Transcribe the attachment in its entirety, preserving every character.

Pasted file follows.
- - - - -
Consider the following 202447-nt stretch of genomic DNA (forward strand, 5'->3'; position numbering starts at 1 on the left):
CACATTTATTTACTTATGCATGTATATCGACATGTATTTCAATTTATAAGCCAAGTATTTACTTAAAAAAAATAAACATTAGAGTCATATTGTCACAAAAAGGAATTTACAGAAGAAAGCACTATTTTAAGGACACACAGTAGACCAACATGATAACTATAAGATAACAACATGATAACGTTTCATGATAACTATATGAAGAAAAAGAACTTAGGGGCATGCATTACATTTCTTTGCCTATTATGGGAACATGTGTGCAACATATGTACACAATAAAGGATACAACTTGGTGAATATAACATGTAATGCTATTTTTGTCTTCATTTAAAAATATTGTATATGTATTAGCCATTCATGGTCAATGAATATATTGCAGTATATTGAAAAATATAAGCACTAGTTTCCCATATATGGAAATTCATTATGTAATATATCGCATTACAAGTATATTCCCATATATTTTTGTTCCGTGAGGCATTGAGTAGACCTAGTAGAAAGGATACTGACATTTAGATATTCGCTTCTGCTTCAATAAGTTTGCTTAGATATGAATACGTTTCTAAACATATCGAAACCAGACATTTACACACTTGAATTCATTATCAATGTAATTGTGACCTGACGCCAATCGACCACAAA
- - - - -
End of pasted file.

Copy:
Consider the following 202447-nt stretch of genomic DNA (forward strand, 5'->3'; position numbering starts at 1 on the left):
CACATTTATTTACTTATGCATGTATATCGACATGTATTTCAATTTATAAGCCAAGTATTTACTTAAAAAAAATAAACATTAGAGTCATATTGTCACAAAAAGGAATTTACAGAAGAAAGCACTATTTTAAGGACACACAGTAGACCAACATGATAACTATAAGATAACAACATGATAACGTTTCATGATAACTATATGAAGAAAAAGAACTTAGGGGCATGCATTACATTTCTTTGCCTATTATGGGAACATGTGTGCAACATATGTACACAATAAAGGATACAACTTGGTGAATATAACATGTAATGCTATTTTTGTCTTCATTTAAAAATATTGTATATGTATTAGCCATTCATGGTCAATGAATATATTGCAGTATATTGAAAAATATAAGCACTAGTTTCCCATATATGGAAATTCATTATGTAATATATCGCATTACAAGTATATTCCCATATATTTTTGTTCCGTGAGGCATTGAGTAGACCTAGTAGAAAGGATACTGACATTTAGATATTCGCTTCTGCTTCAATAAGTTTGCTTAGATATGAATACGTTTCTAAACATATCGAAACCAGACATTTACACACTTGAATTCATTATCAATGTAATTGTGACCTGACGCCAATCGACCACAAA